anthony farnell

It’s not every day that your dog becomes a TV celebrity. But that’s exactly what happened the sweet little pupper belonging to Anthony Farnell, the Chief Meteorologist at Global News. Appropriately named Storm (more popularly known as Storm the Weather Dog), Farnell’s adorable miniature goldendoodle pup was launched from scruffy little fluffball to full celeb status after making a few impromptu appearances on the nightly broadcast (more on that later).

In addition to their commitment to educating the public about important weather matters together, this steadfast duo is also wonderfully involved in the local Toronto community, supporting numerous charitable and community initiatives.

We sat down with the bright, lively pair for the inside scoop on what it’s really like to work and play with one’s best canine friend. Keep reading for the full interview with Anthony Farnell!

You and Storm have become quite the dynamic duo on the news over the years. Can you tell us the story of how Storm made it to air?

Sure, it’s a great story! I had already brought my new little puppy into work once and believe it or not the Global News viewers helped me find the name Storm thanks to an online poll. That was cute but what happened the following month is what really made him a ‘GLOBAL’ sensation.

I was working on my weather maps and I assumed Storm was under my desk, a couple minutes later I glanced up to the TV monitor in front of me and there was Storm, popping his head up from under the News Desk right beside the anchor during our live broadcast. Thankfully it was during a good news story and this clip went viral showing up everywhere from Jimmy Kimmel, to Conan, Jimmy Fallon and even CNN. He even got interview requests from Australia and Japan!


What do you enjoy most about bringing your dog to work?

Well I like having him with me because it sure beats leaving him at home alone. It makes it much easier to work the longer days knowing that my pooch is happy and with me. He always gives me a needed break, either just by being there for a quick cuddle or forcing me to get out for some fresh air in the middle of the day.

storm the weather dog

What challenges do you face (if any) bringing your dog to work?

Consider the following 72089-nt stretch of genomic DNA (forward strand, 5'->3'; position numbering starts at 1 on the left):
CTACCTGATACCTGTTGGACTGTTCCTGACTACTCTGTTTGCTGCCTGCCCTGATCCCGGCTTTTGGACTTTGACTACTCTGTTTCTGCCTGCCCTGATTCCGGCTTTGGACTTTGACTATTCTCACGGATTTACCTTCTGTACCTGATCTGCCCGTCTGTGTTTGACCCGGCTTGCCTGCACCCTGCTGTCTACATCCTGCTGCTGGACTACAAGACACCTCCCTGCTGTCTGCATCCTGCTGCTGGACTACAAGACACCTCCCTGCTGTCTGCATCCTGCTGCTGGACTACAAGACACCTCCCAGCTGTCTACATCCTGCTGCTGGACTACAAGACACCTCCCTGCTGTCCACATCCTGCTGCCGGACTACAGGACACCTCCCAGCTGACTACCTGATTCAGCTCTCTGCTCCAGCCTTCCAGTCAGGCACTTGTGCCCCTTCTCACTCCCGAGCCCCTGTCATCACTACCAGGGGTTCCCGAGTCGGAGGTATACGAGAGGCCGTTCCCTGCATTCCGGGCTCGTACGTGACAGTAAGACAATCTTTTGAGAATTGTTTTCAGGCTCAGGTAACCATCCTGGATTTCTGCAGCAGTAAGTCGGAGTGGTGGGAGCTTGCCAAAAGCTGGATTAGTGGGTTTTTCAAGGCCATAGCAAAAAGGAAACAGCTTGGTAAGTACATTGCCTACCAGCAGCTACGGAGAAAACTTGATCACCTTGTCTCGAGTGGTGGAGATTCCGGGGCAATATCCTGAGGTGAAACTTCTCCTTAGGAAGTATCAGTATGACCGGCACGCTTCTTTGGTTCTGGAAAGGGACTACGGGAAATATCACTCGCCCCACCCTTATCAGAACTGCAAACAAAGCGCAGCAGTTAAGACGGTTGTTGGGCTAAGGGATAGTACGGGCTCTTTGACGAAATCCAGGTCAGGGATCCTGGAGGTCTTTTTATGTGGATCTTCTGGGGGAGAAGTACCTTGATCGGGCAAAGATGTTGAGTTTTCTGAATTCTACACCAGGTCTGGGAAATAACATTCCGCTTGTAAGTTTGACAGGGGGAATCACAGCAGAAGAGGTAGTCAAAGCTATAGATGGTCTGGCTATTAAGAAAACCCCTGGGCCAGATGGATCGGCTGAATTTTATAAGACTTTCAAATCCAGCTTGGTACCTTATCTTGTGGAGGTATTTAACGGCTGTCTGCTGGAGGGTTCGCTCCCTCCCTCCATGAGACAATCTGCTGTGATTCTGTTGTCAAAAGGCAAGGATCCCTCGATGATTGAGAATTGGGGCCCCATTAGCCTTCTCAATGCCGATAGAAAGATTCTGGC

(for example, one of the resident Pawsh pups insists on sitting in laps no matter what — during meetings, shoots, it’s a little much some days!)

Well that is certainly not Storm. He’s independent from the moment he marches through the front door in the morning. He has his own routine that includes a tour of the entire news station going desk to desk begging for treats.

The downside is I know he’s packing on the pounds because there’s probably over a dozen other employees that now bring in their own dog treats for him. I also often lose track of Storm only to later track him down via someone else’s social media who is tagging pictures or videos of him on the other side of the building, but that’s a whole other story.


Did you always want to be a meteorologist? Where did your interest in the field develop?

From my earliest memories I always loved the weather. I don’t think I fully realized I wanted to become a meteorologist until a massive ice storm hit Montreal back in 1998. I was in high school at the time but had made my own forecast calling for days of ice. Nobody else thought it was going to be a big deal but I was convinced. That gave me the confidence I needed to pursue a career in meteorology.

toronto celebrity photographer gooseberry studios

What’s something most people don’t know about being a meteorologist that would surprise them?

It’s one of those jobs that always changes. Even if you are at your desk every day doing the same thing, the weather outside is always changing so that keeps it exciting and fun while also very challenging. The “weather jokes” you need to put up on a daily basis is the less fun part. “Being a meteorologist has to be the only job you can be wrong more than 50% of the time and still be employed” ha ha ha….


Do you have a most memorable story covered in your career — big or small — that you could share with us? Why did it make an impact with you? What did you learn from the experience?

So many memorable stories from floods to ice storm and tornadoes around the province but for me forecasting and intercepting hurricanes is like nothing else. In 2017, there was a cluster of thunderstorms off the coast of Africa that would later become one of the worst hurricanes of that busy year. From tropical depression to tropical storm to hurricane I informed viewers on Global across the country about the potential risks to first the Caribbean Islands and later the US east coast.